“This is why I use these characters, because they're basically universal beings. Everybody kind of understands Pandora, even if it's just something you've heard. This is why I adopted this language, because it's such a cultural unifier. Not to mention the other aspect of the mythological beings is they represent psychological archetypes. They are important enough that every generation reiterates them in some form. For example, the Marvel Universe, or DC, these are still the same mythological beings updated for where we are now.”

He draws parallels between Prometheus and his experience in the music industry after his late ‘80s breakthrough. “Prometheus rebelled against the gods, because of his love for humanity as well as his need to live his integrity,” he says. “This is why I've used him as my alter ego because I very much identify with what he went through, because it mirrored and mimicked what I had gone through.

“Getting to the top of the mountain and seeing a lot of confusing puzzles and disgruntled people who weren't really sure how true my integrity was. And who if they cannot subvert your wizardry towards the promotion of their society as they feel comfortable ordering their society, you're not of help to them at all. In fact, you will be constituted as a threat. So, I have lived this Promethean tale.”

Expanding upon this period, he says: “I wasn't psychologically prepared to go from being treated as a non-entity for most of my life, to being a cultural phenomenon, to the rug being ripped out from under you, just as kind of for sport as much as for all of the other political things I didn't anticipate or couldn't have anticipated running into. I was harassed and mocked, and I was like, ‘Fuck you guys — if it's like this, I don't need this. It was really, really painful.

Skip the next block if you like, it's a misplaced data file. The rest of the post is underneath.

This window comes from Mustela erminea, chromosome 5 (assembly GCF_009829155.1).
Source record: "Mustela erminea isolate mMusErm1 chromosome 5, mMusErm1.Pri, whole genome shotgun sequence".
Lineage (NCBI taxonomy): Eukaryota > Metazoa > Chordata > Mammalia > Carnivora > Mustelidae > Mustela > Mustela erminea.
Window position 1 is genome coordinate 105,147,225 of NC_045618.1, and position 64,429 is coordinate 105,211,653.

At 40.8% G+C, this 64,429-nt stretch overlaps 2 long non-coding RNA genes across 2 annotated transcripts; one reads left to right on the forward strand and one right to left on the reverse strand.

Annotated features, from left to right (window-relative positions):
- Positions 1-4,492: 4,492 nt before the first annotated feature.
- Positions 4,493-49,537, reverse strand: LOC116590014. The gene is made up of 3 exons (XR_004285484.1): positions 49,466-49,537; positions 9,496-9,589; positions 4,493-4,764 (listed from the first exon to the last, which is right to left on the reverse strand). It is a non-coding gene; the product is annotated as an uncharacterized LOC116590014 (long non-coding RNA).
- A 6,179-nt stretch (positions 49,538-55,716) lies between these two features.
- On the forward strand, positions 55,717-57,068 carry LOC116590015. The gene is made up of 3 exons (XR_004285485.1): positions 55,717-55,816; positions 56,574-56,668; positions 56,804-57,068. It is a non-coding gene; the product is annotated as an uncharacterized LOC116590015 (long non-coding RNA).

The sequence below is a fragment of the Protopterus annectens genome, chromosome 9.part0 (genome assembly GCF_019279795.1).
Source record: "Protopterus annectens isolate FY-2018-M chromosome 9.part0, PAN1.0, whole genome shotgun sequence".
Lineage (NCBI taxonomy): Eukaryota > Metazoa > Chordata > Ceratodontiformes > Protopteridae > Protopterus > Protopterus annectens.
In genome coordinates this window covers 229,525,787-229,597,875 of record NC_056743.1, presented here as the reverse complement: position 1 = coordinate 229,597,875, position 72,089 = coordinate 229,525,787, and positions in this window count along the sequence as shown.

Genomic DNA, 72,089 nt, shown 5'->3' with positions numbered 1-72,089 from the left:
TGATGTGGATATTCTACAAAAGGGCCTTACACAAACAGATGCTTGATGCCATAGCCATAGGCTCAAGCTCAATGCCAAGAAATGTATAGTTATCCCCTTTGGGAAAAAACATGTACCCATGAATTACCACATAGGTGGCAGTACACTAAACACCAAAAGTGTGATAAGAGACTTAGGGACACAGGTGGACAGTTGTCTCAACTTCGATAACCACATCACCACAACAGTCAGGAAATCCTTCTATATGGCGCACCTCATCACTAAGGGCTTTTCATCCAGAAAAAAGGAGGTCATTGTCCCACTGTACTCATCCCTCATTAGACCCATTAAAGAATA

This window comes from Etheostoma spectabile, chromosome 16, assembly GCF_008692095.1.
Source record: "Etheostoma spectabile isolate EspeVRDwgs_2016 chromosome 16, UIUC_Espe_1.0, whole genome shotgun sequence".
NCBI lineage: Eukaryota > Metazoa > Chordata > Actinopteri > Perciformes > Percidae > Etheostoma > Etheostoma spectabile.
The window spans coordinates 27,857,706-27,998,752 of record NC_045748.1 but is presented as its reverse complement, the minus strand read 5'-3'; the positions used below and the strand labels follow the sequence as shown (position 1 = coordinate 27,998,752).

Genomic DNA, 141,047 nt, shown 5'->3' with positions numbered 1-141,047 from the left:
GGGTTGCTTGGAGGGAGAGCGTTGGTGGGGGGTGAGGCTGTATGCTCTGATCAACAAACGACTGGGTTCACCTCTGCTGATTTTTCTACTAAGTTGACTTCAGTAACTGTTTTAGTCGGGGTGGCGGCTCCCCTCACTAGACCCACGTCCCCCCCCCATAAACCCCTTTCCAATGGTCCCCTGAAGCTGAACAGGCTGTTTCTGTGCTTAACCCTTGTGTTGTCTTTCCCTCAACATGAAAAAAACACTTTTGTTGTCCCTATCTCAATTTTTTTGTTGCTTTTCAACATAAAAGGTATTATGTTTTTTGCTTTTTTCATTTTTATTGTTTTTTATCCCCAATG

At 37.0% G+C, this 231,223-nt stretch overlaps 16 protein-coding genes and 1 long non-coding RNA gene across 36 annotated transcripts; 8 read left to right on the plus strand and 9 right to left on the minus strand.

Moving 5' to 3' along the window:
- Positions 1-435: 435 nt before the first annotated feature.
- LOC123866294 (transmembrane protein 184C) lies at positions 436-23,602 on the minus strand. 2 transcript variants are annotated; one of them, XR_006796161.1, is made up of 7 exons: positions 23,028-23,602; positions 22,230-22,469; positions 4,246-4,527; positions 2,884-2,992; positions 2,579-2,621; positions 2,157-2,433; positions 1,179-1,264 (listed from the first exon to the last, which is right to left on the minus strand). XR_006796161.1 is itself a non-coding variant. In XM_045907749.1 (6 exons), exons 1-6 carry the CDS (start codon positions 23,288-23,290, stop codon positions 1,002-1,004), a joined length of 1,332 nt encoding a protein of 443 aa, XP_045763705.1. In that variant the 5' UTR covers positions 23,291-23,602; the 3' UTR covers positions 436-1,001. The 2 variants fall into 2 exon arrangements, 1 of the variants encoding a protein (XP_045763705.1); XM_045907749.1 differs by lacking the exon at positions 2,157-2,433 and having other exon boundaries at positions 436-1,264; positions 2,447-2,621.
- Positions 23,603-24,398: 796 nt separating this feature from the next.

“The reason I stayed away [from the UK] for a long time was because I had a tremendous amount of bitterness to transform into something much more useful. I also figured while everyone was catching up with what my reality was, and the fact I wasn't going to capitulate and go in any other direction, it'll take the time it takes.”

He is pleased Sony recently agreed to relabel his early albums such as ‘Introducing The Hardline According to…’ under the name Sananda Maitreya. He concludes: “Finally, all those things came together where I've sufficiently turned around a lot of my bitterness and disappointment and I'm ready now to face that dragon that basically snatched my life and told me to piss off. I’ve forgiven the dragon now.”

His life even before music was eventful. Born in Manhattan, “proudly Native American with Spanish, Scots-Irish and West Indian blood”, he grew up in Florida and trained as a boxer in Orlando where he won a lightweight title before enlisting in the US Army.

His journey surely lends itself to a theatrical treatment so it’s no surprise that Maitreya has been approached about staging a musical of his life at the National Theatre in Italy as well as several offers to make a film of his life.

He believes ‘Prometheus and Pandora’ could allow him to tell his life story through those characters, with an idea that the main gods would be shapeshifters, allowing Prometheus to be played by actors of different ethnicities. In the meantime, though, he is playing a short European tour culminating in his appearance at Love Supreme, with a more extensive UK trip to follow.

Love Supreme Upcoming Tour Dates are as follows:

Fri July 05 2024 - LEWES Glynde Place
Sat July 06 2024 - LEWES Glynde Place
Sun July 07 2024 - LEWES Glynde Place

Compare & Buy Love Supreme Tickets at Stereoboard.com.